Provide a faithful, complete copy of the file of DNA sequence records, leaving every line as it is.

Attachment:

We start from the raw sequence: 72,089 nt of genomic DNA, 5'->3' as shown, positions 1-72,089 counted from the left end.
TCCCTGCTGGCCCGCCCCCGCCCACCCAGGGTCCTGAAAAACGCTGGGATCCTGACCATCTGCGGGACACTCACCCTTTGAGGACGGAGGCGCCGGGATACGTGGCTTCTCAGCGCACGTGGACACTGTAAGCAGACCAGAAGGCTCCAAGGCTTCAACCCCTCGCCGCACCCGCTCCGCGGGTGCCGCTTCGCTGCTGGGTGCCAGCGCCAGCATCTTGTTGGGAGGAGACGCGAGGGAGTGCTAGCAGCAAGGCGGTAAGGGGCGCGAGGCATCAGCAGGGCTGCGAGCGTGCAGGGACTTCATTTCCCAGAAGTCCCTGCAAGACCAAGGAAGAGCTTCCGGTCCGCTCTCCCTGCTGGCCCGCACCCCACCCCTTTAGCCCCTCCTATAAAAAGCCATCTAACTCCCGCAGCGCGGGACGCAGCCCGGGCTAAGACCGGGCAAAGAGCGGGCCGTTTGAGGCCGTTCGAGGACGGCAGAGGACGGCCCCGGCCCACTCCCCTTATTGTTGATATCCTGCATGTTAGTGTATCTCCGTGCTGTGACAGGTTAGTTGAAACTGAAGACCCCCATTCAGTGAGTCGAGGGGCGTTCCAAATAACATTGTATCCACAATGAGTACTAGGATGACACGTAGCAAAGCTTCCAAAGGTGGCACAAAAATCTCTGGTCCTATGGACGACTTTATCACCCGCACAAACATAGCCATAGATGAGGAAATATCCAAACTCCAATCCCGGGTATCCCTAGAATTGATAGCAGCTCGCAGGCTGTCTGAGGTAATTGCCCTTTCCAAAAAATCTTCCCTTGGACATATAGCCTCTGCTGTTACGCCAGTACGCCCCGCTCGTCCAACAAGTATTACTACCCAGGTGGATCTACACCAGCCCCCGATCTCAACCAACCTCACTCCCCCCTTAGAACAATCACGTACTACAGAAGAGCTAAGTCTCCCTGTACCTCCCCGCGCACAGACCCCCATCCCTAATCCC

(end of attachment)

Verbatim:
We start from the raw sequence: 72,089 nt of genomic DNA, 5'->3' as shown, positions 1-72,089 counted from the left end.
TCCCTGCTGGCCCGCCCCCGCCCACCCAGGGTCCTGAAAAACGCTGGGATCCTGACCATCTGCGGGACACTCACCCTTTGAGGACGGAGGCGCCGGGATACGTGGCTTCTCAGCGCACGTGGACACTGTAAGCAGACCAGAAGGCTCCAAGGCTTCAACCCCTCGCCGCACCCGCTCCGCGGGTGCCGCTTCGCTGCTGGGTGCCAGCGCCAGCATCTTGTTGGGAGGAGACGCGAGGGAGTGCTAGCAGCAAGGCGGTAAGGGGCGCGAGGCATCAGCAGGGCTGCGAGCGTGCAGGGACTTCATTTCCCAGAAGTCCCTGCAAGACCAAGGAAGAGCTTCCGGTCCGCTCTCCCTGCTGGCCCGCACCCCACCCCTTTAGCCCCTCCTATAAAAAGCCATCTAACTCCCGCAGCGCGGGACGCAGCCCGGGCTAAGACCGGGCAAAGAGCGGGCCGTTTGAGGCCGTTCGAGGACGGCAGAGGACGGCCCCGGCCCACTCCCCTTATTGTTGATATCCTGCATGTTAGTGTATCTCCGTGCTGTGACAGGTTAGTTGAAACTGAAGACCCCCATTCAGTGAGTCGAGGGGCGTTCCAAATAACATTGTATCCACAATGAGTACTAGGATGACACGTAGCAAAGCTTCCAAAGGTGGCACAAAAATCTCTGGTCCTATGGACGACTTTATCACCCGCACAAACATAGCCATAGATGAGGAAATATCCAAACTCCAATCCCGGGTATCCCTAGAATTGATAGCAGCTCGCAGGCTGTCTGAGGTAATTGCCCTTTCCAAAAAATCTTCCCTTGGACATATAGCCTCTGCTGTTACGCCAGTACGCCCCGCTCGTCCAACAAGTATTACTACCCAGGTGGATCTACACCAGCCCCCGATCTCAACCAACCTCACTCCCCCCTTAGAACAATCACGTACTACAGAAGAGCTAAGTCTCCCTGTACCTCCCCGCGCACAGACCCCCATCCCTAATCCC